Coase-Sandor Working Paper Series in Law and Economics
Although the question of whether constitutional rights matter is of great theoretical and practical importance, we know little about whether any constitutional rights actually improve rights in practice. We test the effectiveness of six political rights. We hypothesize that “organizational” rights increase de facto rights protection, because they create organizations with the incentives and means to protect the underlying right. By contrast, individual rights are unlikely to make a difference. To test our theory, we use a recently developed identification strategy that mitigates selection bias by incorporating previously unobserved information on countries’ preferences for constitutional rights into the research design. Specifically, we use data on constitutional rights adoption since 1946 to calculate countries’ yearly constitutional ideal point, and then match on the probability that a country will protect a specific right in its constitution. Our results suggest that only organizational rights are associated with increased de facto rights protection.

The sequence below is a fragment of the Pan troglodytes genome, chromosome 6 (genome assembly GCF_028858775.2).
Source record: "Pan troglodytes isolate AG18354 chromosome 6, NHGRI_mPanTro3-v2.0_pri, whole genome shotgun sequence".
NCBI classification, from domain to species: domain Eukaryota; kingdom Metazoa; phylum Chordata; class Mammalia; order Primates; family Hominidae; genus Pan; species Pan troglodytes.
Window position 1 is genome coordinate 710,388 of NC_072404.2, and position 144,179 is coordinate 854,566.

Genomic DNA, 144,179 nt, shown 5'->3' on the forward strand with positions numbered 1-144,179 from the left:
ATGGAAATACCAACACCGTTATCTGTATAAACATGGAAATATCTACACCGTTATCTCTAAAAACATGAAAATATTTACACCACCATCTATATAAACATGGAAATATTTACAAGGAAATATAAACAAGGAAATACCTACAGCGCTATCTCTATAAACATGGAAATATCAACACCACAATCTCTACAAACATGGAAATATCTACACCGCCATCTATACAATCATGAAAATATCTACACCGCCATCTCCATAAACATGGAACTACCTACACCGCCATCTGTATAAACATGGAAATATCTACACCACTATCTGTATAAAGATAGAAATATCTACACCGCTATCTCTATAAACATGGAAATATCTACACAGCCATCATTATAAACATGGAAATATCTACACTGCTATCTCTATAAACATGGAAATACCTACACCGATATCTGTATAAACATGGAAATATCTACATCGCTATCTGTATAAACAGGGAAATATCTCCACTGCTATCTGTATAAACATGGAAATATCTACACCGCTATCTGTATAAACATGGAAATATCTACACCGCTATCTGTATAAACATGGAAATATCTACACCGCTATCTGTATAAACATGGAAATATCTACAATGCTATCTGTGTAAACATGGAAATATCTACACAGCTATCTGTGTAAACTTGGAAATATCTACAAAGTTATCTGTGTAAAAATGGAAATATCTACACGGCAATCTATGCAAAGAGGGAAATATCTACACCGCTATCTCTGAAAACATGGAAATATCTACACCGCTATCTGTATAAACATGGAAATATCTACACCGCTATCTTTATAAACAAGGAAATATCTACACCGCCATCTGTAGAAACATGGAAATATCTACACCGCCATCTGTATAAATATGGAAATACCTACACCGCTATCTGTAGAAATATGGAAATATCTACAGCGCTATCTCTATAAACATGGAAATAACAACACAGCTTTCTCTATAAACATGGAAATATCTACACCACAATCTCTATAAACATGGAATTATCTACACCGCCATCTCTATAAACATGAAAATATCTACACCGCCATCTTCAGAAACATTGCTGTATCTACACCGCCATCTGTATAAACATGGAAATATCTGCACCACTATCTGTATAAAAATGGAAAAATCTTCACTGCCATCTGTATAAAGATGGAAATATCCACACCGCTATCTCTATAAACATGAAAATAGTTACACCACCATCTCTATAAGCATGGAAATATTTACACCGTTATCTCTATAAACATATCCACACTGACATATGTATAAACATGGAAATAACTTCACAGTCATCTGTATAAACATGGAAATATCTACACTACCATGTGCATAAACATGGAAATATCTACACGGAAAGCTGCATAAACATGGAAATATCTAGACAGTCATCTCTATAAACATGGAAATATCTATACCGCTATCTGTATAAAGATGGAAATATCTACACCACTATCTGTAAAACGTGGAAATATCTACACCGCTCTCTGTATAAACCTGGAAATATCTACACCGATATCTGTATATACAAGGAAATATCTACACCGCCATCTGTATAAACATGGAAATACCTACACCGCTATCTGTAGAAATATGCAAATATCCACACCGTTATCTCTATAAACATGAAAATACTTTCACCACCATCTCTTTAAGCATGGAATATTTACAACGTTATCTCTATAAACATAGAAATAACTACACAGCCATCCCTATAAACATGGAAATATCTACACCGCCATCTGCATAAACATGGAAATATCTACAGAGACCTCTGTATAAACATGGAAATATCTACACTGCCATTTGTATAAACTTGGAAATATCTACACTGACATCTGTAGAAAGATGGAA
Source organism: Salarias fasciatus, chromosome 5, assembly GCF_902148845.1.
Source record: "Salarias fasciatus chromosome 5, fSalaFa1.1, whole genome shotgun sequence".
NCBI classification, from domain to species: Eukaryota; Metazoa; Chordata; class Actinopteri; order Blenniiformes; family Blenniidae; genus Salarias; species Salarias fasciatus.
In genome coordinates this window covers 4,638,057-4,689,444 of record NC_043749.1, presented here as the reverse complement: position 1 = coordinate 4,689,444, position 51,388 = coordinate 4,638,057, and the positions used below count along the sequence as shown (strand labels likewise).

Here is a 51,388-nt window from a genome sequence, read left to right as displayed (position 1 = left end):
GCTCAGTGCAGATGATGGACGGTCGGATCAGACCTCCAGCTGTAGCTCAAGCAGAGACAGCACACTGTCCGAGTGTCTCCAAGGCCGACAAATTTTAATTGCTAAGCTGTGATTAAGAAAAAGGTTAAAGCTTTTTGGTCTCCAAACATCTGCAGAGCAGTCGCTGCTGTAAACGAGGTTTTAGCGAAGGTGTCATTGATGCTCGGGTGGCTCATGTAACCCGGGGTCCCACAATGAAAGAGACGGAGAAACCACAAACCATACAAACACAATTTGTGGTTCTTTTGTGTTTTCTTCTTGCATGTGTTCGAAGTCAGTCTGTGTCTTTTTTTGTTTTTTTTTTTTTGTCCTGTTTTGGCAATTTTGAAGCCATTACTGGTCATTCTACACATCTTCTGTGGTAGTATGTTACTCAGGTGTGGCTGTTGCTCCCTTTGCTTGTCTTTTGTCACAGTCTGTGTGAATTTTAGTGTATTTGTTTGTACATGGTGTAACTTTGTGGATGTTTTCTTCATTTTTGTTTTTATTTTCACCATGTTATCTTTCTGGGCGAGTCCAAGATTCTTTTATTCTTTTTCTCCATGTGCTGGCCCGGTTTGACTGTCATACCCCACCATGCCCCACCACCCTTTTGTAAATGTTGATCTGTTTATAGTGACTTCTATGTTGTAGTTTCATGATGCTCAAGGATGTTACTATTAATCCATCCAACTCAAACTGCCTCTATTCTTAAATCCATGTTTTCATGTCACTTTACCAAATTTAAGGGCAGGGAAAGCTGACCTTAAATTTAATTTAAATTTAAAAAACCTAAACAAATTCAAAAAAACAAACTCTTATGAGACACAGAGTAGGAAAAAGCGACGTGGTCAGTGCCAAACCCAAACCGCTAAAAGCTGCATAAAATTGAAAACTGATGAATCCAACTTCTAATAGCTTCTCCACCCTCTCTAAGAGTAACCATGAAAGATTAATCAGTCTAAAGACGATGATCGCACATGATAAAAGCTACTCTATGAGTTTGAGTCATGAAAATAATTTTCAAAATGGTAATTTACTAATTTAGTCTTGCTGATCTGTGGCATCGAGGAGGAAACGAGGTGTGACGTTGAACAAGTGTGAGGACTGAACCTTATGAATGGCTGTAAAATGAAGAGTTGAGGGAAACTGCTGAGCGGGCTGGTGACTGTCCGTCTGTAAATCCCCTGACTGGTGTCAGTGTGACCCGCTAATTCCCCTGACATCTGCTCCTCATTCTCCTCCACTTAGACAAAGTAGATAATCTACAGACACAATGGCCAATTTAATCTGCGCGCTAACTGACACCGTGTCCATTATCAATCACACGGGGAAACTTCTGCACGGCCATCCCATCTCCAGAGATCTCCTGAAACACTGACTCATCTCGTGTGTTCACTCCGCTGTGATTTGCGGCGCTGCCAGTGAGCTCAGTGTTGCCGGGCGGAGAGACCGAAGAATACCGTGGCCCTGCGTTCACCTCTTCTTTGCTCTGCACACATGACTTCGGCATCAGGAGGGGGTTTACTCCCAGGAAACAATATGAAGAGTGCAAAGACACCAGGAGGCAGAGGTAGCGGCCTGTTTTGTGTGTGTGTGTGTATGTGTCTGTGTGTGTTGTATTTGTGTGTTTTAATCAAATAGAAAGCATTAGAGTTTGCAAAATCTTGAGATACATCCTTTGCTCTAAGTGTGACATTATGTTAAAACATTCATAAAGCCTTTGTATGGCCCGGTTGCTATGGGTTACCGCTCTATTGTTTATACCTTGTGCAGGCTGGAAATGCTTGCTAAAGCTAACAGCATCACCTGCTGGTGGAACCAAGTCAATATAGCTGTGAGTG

Adam S. Chilton & Mila Versteeg, "Do Constitutional Rights Make a Difference?" (Coase-Sandor Institute for Law & Economics Working Paper No. 694, 2014) available at http://papers.ssrn.com/sol3/papers.cfm?abstract_id=2477530..